Newspaper sues St. Pete
Calling a new ban on street solicitation a violation of its constitutional right to free speech, the St. Petersburg Times has filed a federal lawsuit against the city of St. Petersburg.
over its new street solicitation ban
"The right of access to public streets and sidewalks to distribute the news is essential to the exercise of the press' First Amendment freedoms," the suit states.
By a unanimous vote Thursday, the City Council approved banning all street solicitation, making no distinction between panhandling, roadside fundraising and street vending. The surge in panhandlers has troubled neighborhood leaders, and this ban was considered one way to put tighter restrictions on begging.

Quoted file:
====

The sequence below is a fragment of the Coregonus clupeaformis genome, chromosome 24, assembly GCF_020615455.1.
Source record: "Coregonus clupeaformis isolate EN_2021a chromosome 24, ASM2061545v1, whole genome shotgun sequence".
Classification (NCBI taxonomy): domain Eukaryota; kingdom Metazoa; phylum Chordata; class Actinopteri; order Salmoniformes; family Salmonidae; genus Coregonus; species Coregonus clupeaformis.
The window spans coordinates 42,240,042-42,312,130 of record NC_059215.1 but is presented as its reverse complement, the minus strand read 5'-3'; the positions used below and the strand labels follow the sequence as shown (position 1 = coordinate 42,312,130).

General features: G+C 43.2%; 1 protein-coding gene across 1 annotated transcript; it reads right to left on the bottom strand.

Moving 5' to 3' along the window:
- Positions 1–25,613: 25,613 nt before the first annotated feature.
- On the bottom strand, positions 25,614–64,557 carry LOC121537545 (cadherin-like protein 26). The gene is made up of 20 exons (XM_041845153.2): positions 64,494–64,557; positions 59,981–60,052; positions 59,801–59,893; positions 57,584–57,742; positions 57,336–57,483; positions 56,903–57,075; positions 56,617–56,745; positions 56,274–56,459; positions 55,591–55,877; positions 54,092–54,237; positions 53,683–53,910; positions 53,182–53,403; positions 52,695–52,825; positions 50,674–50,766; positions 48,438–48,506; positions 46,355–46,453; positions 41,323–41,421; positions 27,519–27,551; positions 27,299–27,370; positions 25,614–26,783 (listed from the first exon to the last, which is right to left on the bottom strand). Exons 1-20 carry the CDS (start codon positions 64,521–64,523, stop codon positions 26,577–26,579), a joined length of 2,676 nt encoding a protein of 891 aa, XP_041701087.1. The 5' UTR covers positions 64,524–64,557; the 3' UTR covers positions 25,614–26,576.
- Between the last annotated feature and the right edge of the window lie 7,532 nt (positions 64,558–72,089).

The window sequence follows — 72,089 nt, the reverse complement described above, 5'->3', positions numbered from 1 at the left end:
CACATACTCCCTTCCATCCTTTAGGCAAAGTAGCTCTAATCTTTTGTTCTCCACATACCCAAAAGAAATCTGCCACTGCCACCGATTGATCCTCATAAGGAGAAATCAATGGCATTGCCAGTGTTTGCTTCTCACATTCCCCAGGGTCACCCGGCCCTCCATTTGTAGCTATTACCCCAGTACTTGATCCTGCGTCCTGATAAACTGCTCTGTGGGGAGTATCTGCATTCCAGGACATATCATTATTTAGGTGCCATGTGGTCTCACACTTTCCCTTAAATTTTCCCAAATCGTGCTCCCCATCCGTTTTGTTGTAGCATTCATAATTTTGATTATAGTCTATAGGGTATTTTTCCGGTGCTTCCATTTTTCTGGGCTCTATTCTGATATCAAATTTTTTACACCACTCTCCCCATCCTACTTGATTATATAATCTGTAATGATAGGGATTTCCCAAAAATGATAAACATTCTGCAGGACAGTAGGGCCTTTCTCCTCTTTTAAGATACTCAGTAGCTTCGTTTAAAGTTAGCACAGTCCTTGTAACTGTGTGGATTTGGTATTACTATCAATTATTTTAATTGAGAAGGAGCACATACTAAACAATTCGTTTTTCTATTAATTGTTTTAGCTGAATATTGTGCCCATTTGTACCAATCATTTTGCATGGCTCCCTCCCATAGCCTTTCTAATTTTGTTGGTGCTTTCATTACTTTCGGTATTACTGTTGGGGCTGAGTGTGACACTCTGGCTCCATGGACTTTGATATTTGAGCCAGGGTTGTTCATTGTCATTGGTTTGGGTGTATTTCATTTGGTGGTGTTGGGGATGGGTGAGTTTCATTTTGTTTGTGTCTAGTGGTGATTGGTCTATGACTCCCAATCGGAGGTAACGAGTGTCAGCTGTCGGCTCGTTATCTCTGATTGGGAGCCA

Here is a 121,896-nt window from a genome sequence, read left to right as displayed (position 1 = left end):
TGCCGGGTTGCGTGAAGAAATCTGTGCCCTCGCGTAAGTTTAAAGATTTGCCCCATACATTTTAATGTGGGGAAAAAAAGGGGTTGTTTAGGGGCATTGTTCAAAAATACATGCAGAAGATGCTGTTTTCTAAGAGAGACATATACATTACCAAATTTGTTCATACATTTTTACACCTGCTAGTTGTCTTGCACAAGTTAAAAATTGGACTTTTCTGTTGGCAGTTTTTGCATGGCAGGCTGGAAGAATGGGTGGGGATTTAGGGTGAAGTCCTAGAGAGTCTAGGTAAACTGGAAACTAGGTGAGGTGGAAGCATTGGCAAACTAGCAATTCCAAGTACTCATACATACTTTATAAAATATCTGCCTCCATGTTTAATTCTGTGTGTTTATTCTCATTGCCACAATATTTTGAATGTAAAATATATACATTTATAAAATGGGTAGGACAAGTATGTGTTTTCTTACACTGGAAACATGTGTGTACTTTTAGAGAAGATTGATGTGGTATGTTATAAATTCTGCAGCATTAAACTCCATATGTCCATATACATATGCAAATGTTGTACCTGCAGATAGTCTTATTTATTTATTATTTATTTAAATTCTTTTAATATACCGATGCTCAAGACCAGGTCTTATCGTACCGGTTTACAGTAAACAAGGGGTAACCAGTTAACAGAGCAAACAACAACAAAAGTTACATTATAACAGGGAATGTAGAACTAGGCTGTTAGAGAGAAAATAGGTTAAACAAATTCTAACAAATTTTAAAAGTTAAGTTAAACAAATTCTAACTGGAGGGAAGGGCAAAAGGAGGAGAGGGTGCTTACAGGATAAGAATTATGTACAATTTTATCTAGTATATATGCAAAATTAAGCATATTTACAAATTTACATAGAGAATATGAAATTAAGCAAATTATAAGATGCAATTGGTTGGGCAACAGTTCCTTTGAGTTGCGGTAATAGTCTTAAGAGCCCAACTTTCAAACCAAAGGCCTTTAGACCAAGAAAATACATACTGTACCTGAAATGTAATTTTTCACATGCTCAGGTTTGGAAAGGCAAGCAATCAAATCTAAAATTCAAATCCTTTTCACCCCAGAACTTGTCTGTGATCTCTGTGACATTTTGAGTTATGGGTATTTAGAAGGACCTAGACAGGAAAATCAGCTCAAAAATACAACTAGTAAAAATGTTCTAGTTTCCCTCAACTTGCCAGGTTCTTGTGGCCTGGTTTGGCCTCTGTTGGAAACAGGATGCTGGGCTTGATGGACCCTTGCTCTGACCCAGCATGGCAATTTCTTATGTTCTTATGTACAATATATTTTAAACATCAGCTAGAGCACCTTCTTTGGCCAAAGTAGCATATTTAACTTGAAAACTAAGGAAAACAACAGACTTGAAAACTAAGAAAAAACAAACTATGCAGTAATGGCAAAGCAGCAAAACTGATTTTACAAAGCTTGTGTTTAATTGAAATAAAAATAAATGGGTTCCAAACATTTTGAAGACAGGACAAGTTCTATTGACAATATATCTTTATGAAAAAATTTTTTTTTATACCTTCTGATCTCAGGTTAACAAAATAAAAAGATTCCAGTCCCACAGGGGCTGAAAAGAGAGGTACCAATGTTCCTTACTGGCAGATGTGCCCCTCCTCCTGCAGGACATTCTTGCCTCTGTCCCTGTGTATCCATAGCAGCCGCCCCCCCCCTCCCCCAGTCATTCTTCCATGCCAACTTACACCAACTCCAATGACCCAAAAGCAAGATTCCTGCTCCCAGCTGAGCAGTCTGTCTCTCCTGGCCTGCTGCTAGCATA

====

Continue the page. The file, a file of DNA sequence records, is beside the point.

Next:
Council members said the inclusion of those activities is unfortunate, but necessary. They were following the advice of City Attorney John Wolfe, who said making exceptions would make the ban vulnerable to a legal challenge.
"The ordinance is a content-based restriction on speech that targets panhandlers and the homeless," the suit states. "In an attempt to appear content-neutral, the ordinance bans all 'street vending,' not for traffic safety but as a facade to disguise its content-based intentions."
The paper sells about 7,000 newspapers each Sunday, providing part-time work for many individuals. The ban would rob the vendors of income while threatening them with arrest for disseminating news to the public, a constitutional right, the suit states.
Enforcement of the ban is set for Sunday, but Judge Richard A. Lazzara will consider a motion to impose a restraining order on the city that would stop enforcement until the legal challenge is resolved.
Read the St. Petersburg Times article here.